My time at the register finally arrived and in addition to the cronuts I had also ordered the frozen smore which I had also read about online. The frozen smore is a giant marshmallow that holds a center of vanilla ice cream and chocolate. The marshmallow is placed on a hibiscus stick and then burned to order with a torch. (To answer your question, YES! It is as delicious as it sounds. )
Sadly, by the time my coworker reached the bakery she had run out of time and had to leave for work, so she only had time to purchase a coffee and a DKA (Dominique’s Kouign Amann). I decided to do the right thing and give her one of my two cronuts to which she traded her DKA. When she left I went into their back garden; they actually have two, one air conditioned, and one outside. I wanted to save my cronut for home so I enjoyed the frozen smore and the DKA. They were both delicious and surprisingly available without having to wait on the long line (which is only for the cronuts). The smore was a lovely gooey, cold, and sweet bite all rolled into one and the DKA reminded me of the flavor of the old pretzel butter cookies with the sugar “salt” that would come in the blue tin (which were always my favorite) but of course it was so much more fresh and delicious. As I told a friend, you could taste the butter, sugar, and love. There were a few birds in the garden as well; I shared a bit with one and felt for a few minutes as if I were back in Paris. I was amazed that despite this bakery’s newfound popularity they are still able to keep this relaxed atmosphere. As I left with my golden box The Beatles’ Here Comes the Sun was playing and Dominique Ansel held open the door for me and thanked me for coming; which could not have been a more perfect ending.
After all that the big question- How was the Cronut? Was it worth waiting for? Is it really like taking a bite out of Heaven? A resounding yes! Though it may seem silly, it felt good to finally hold the thing that I had wanted and waited for so long. The cronut as a whole was fresh and delicious and the little bit of lime added just the right amount of tart to the blackberry. I’m excited to try the August flavor… coconut!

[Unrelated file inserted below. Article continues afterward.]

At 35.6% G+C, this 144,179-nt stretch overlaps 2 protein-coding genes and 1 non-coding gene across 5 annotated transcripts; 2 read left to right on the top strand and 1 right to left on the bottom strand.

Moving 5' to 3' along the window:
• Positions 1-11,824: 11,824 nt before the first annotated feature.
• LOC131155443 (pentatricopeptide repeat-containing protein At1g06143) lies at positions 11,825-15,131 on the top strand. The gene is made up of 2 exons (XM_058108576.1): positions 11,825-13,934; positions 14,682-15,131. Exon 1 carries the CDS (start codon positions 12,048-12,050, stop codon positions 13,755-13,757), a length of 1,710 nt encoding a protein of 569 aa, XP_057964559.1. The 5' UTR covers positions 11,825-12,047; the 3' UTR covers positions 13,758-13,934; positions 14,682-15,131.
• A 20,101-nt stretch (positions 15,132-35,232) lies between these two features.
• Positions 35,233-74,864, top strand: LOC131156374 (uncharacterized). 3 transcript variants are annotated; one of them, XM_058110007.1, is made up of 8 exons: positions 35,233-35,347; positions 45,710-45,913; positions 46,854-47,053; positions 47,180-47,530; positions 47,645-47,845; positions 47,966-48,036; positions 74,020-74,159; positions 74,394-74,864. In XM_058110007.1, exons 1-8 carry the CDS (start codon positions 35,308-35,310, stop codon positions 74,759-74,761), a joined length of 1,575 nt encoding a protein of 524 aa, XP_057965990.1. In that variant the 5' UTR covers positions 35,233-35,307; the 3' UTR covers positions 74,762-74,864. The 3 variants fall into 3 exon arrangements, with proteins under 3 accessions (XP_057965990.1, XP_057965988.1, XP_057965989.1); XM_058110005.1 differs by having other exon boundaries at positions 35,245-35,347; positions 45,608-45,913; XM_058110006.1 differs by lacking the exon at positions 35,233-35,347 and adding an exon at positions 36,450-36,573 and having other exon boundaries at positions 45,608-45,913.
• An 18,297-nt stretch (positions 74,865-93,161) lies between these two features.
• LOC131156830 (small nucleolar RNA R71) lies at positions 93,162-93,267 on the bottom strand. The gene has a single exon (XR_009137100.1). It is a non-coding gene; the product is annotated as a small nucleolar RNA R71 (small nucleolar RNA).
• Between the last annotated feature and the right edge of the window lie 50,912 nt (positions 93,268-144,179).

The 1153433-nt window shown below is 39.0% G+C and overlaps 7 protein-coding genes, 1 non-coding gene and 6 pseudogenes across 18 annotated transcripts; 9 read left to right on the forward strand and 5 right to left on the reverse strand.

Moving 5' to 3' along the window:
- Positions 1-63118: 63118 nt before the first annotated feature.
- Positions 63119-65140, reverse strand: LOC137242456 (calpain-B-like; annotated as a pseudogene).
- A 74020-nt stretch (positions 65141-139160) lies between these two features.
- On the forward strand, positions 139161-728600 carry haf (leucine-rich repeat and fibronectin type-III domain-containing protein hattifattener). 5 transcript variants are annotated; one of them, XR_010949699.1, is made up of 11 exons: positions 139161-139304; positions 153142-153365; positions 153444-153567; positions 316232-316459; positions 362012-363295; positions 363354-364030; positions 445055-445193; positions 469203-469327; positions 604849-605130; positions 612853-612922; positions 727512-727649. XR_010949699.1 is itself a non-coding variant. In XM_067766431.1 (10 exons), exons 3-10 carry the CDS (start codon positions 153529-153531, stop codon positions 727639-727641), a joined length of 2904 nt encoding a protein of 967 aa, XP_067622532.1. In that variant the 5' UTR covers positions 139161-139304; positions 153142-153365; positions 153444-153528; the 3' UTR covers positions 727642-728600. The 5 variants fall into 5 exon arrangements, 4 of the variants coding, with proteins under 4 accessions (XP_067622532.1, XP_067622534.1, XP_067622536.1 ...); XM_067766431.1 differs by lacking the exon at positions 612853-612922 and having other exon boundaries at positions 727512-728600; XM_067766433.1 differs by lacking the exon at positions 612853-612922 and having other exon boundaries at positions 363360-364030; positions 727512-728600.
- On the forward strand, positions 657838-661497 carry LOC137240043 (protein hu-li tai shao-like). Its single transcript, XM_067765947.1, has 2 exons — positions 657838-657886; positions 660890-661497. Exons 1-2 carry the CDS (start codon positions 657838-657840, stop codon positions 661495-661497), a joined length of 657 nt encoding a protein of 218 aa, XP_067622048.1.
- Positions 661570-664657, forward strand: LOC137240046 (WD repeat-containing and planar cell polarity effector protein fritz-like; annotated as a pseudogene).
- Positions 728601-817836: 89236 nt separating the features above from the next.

Tips and tricks:
- Do your research, check out yelp reviews and also the Dominque Ansel Website http://dominiqueansel.com/cronut-101/ It’s also good to know what you want to get before you get inside so that the lines move along and the people in line behind you are less likely to be feisty. (I HIGHLY recommend the Frozen Smore and the DKA)
- Get there early! Especially if you plan to go on a weekend. Plan for 6-6:30am, some even get there for 5am.
- Be sure to bring a book or something that can keep you entertained for 2 or more hoursGet there as a group; you cannot meet up with friends already in line and friends cannot meet up with you; from what I have witnessed this is strictly enforced by other people on the line.
- Visit the garden in the back; after waiting for hours to get inside you may as well, it’s like a little Paris café within SoHo.
- If you’d like a Cronut without waiting in line, they do take 2 week advance preorders on Monday mornings at 11am. It is very difficult and only the lucky get through. Or there is always Craigslist or some that offer a Cronut delivery service, but those often charge around $50-100 per order and also might not be that reliable. Though it is far more rewarding to just take one morning and wait in the line.